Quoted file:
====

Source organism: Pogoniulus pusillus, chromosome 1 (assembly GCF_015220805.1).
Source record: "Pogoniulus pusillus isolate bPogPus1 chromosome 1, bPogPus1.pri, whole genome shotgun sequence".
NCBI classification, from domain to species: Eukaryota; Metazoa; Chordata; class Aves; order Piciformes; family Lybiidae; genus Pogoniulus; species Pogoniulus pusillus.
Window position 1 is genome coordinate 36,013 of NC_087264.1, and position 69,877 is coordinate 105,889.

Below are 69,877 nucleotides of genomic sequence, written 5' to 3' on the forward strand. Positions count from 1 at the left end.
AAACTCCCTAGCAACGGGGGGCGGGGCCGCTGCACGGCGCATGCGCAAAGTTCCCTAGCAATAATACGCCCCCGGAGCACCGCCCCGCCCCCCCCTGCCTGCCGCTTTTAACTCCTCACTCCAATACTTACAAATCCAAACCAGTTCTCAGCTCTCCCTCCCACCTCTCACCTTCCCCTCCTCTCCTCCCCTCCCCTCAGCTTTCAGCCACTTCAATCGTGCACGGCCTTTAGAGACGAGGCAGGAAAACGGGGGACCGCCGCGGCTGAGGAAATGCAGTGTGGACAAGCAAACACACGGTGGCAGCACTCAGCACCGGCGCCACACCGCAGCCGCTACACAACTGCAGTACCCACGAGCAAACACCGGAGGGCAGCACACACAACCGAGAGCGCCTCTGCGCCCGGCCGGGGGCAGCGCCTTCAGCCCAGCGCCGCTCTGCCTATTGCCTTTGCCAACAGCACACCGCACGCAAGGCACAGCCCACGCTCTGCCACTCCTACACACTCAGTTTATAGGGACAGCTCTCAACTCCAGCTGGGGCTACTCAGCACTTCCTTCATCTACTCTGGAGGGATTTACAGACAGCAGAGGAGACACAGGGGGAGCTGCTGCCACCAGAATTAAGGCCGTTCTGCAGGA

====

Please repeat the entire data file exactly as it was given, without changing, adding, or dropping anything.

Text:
Source organism: Pogoniulus pusillus, chromosome 1 (assembly GCF_015220805.1).
Source record: "Pogoniulus pusillus isolate bPogPus1 chromosome 1, bPogPus1.pri, whole genome shotgun sequence".
NCBI classification, from domain to species: Eukaryota; Metazoa; Chordata; class Aves; order Piciformes; family Lybiidae; genus Pogoniulus; species Pogoniulus pusillus.
Window position 1 is genome coordinate 36,013 of NC_087264.1, and position 69,877 is coordinate 105,889.

Below are 69,877 nucleotides of genomic sequence, written 5' to 3' on the forward strand. Positions count from 1 at the left end.
AAACTCCCTAGCAACGGGGGGCGGGGCCGCTGCACGGCGCATGCGCAAAGTTCCCTAGCAATAATACGCCCCCGGAGCACCGCCCCGCCCCCCCCTGCCTGCCGCTTTTAACTCCTCACTCCAATACTTACAAATCCAAACCAGTTCTCAGCTCTCCCTCCCACCTCTCACCTTCCCCTCCTCTCCTCCCCTCCCCTCAGCTTTCAGCCACTTCAATCGTGCACGGCCTTTAGAGACGAGGCAGGAAAACGGGGGACCGCCGCGGCTGAGGAAATGCAGTGTGGACAAGCAAACACACGGTGGCAGCACTCAGCACCGGCGCCACACCGCAGCCGCTACACAACTGCAGTACCCACGAGCAAACACCGGAGGGCAGCACACACAACCGAGAGCGCCTCTGCGCCCGGCCGGGGGCAGCGCCTTCAGCCCAGCGCCGCTCTGCCTATTGCCTTTGCCAACAGCACACCGCACGCAAGGCACAGCCCACGCTCTGCCACTCCTACACACTCAGTTTATAGGGACAGCTCTCAACTCCAGCTGGGGCTACTCAGCACTTCCTTCATCTACTCTGGAGGGATTTACAGACAGCAGAGGAGACACAGGGGGAGCTGCTGCCACCAGAATTAAGGCCGTTCTGCAGGA